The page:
Written by Don Ratzlaff Wednesday, 24 October 2007 05:57
Falling short of having the “super majority” needed to ratify an ordinance that would have broadened the location options for restaurants desiring to serve liquor by the drink, the Hillsboro Council decided at its Oct. 16 meeting to table the issue.
The city’s Planning Commission had recommended that the location of such restaurants be restricted to areas designated as “highway commercial” zones.
At present, Hillsboro Heights is the only developed property within the city that is zoned as highway commercial. The newly platted Hillsboro Business Park, located directly east of Ash Street along U.S. Highway 56, also will be zoned that way.
No conflict of interest
Before discussion commenced, City Administrator Larry Paine reminded council members that the issue before them was about setting general public policy. The plans or desires of any particular restaurant within the community were not germane to the agenda.
Because of that, he added, “conflicts of interest do not exist in this particular environment.”
Though he did not elaborate, Paine’s comments were in reference to the participation of two council members who are involved in local restaurants.
Councilor Shane Marler is part owner of La Cabana, a restaurant that has applied to the state for a license to serve liquor by the drink at its Main Street location.
Councilor Byron McCarty is employed at Olde Towne Restaurant, which does not serve alcoholic drinks at its Main Street location.
Paine said “conflict of interest” applies when a specific business is requesting a specific action on the part of the city, and a council member has a vested interest in that business. In such a case, the council member would have to be excused from participating in the deliberation.
But, Paine added, “You all have a general interest in policy-making that affects the entire city.”
With that clarification, all four councils member present participated in the discussion.
Limited commercial zone
Council President Shelby Dirks, who moderated the meeting in the absence of Mayor Delores Dalke, asked if opting for a “limited commercial” zoning designation would open the downtown area to restaurants licensed to serve alcohol.
Paine said, given the sequential nature of the city’s zoning classifications, “limited commercial” actually would include all four commercial categories: limited commercial, highway commercial, general commercial and central business district.
Councilor Bob Watson acknowledged that “a lot of different opinions” exist on the issue, but said his preference would be to broaden the options to include the areas previously discussed by the Planning Commission: Hillsboro Heights (highway commercial), the central business district and the limited commercial zone that runs along the west and east ends of D Street.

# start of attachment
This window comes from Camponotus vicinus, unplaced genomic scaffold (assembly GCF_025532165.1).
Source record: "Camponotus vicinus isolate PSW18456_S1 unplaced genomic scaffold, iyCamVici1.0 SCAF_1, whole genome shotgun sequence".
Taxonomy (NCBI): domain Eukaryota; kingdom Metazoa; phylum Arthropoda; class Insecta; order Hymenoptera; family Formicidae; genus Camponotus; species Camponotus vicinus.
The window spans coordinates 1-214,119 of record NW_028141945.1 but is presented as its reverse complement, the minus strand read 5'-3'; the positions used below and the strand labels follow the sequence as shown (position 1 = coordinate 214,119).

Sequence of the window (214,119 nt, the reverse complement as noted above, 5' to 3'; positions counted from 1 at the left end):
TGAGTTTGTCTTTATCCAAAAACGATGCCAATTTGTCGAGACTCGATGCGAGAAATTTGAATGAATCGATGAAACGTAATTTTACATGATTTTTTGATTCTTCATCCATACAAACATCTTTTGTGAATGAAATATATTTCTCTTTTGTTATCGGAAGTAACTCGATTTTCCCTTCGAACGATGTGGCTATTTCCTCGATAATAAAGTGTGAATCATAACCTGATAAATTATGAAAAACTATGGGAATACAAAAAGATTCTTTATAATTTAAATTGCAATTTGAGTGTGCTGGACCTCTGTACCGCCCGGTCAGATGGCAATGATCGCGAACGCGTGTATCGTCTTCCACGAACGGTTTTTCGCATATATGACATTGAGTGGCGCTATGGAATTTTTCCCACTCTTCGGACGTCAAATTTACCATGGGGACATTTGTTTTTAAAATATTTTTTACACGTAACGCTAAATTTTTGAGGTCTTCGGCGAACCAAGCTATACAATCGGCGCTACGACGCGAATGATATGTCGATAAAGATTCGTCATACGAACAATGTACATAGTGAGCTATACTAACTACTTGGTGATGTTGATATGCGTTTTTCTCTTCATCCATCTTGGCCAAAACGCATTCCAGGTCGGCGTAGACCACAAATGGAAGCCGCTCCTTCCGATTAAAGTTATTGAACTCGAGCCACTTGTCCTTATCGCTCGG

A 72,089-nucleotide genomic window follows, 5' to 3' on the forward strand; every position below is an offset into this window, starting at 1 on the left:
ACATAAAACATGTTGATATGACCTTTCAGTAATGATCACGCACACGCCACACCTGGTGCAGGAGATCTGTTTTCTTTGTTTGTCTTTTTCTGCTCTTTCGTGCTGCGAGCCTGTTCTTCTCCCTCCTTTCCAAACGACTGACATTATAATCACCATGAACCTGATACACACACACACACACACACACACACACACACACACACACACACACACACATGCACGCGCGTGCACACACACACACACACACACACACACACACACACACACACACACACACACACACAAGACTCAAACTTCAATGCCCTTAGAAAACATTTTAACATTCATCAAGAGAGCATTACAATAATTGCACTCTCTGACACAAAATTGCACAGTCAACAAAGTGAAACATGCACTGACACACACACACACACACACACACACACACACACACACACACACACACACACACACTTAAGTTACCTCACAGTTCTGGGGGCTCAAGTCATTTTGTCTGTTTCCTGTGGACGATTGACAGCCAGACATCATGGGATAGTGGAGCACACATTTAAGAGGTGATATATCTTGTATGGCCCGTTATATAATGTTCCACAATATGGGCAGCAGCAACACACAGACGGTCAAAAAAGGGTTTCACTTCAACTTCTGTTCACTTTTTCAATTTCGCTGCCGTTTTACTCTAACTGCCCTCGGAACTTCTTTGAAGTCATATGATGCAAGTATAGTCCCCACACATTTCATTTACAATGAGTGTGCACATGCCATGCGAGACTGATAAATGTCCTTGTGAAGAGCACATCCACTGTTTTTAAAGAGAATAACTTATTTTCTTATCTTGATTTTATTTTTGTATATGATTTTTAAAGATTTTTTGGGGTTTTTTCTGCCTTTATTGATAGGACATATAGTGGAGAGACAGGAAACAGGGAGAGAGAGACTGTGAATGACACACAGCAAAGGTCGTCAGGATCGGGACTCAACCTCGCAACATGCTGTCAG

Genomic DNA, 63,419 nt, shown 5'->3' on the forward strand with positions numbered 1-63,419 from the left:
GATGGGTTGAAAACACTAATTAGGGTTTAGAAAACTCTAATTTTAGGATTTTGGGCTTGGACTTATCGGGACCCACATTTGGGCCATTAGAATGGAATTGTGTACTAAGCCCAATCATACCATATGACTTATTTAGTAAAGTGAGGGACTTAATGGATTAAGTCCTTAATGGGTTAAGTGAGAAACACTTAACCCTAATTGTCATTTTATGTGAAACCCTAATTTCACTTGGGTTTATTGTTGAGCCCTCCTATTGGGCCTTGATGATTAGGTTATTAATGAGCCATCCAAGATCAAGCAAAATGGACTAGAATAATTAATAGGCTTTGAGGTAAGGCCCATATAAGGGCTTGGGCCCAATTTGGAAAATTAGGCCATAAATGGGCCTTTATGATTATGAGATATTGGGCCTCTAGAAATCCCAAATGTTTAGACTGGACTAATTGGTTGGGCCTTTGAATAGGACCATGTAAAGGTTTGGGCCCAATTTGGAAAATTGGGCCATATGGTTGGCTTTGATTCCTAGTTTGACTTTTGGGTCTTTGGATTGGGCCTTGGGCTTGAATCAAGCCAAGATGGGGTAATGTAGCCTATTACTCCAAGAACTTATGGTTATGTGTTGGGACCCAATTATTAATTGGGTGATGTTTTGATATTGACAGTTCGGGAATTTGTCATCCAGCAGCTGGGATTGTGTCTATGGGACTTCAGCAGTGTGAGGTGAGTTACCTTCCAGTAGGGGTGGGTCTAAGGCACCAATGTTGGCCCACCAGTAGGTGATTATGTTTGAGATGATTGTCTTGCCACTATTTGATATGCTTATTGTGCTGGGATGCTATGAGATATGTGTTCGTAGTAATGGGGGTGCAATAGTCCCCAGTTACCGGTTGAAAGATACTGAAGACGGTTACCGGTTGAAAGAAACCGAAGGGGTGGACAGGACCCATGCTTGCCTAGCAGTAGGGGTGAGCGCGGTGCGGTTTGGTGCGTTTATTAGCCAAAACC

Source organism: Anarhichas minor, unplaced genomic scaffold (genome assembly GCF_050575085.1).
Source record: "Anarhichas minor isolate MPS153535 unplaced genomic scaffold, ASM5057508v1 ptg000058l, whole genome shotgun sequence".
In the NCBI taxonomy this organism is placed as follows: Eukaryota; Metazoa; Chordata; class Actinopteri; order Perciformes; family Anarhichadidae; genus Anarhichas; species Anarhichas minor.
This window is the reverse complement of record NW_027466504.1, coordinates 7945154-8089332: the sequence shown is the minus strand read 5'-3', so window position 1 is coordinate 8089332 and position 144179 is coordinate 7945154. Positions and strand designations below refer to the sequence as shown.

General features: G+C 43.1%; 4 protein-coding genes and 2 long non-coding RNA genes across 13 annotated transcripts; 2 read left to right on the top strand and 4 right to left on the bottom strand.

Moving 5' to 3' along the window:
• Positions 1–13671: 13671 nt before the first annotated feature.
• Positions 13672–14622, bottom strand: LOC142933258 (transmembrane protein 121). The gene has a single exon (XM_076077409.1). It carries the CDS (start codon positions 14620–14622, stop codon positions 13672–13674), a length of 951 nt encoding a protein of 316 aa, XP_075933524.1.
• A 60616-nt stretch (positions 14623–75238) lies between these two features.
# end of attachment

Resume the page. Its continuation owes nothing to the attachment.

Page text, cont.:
After Paine briefly explained the purpose and possible application of a conditional-use permit, Watson moved to change the Planning Commission’s recommendation to “limited commercial” with no conditional-use permits required.
Marler seconded the motion.
Paine had indicated the council would need a “super majority” to change the commission’s recommendation. In the case of a four-member council, that would require a unanimous vote.
Move to table
Even before Dirks conducted the roll-call vote, McCarty indicated he was opposed to the council’s motion. He said even though some of the arguments to restrict the location of restaurants “didn’t hold water,” several people in his ward had expressed a similar viewpoint.
McCarty said he wasn’t prepared to vote against their wishes until he had more input.
“I would like to hear from some people who have a positive thing to say that we need to have a restaurant downtown that serves alcohol,” McCarty said.
The council then approved by a 3-0 vote McCarty’s motion to table the issue for further consideration.
“I’m not against it and I’m not for it,” McCarty said. “But I would like more information before I would vote against (having a restaurant that serves liquor downtown).”
Following the vote to table the issue, two members of the public expressed concern that the council’s motion had not required conditional-use restrictions.
“If you allow a restaurant that serves liquor by the drink in whatever district with no conditional-use permit, somebody could technically put a restaurant beside either one of the schools, either one of the churches or wherever,” said Plato Shepherd, pastor of the Cottonwood Valley Independent Baptist Church.
“Surely, if you were going to allow anything, there would be some kind of consideration of what distance you would allow it from a residence, from a school, from a church.”
Shepherd said from his understanding of the discussion, the Planning Commission preferred not to have liquor by the drink anywhere in town, but was required by the 2004 county vote to define a place for it.
He said the majority of voters in both Hillsboro wards had voted against liquor by the drink in Marion County.
“It looked to me like the Planning & Zoning Commission said, ‘We want it in the least allowable place,’” Shepherd said.
Gari-Anne Patzwald, who identified herself as being married to a faculty member at Tabor College, asked whether the council could stipulate that the area along D Street near the college campus could be protected.
“I am very concerned about parents coming to look at Tabor College and seeing a liquor-serving restaurant on (D Street) anywhere near the college, because that is the clientele that Tabor serves,” she said.
Dirks thanked the speakers for their input.
No set timeline
Paine said late last week that no timeline has been set for bringing the issue back for council action.
He added that until the city has an ordinance in place that defines where a restaurant serving alcohol can be located, such an establishment could be located anywhere.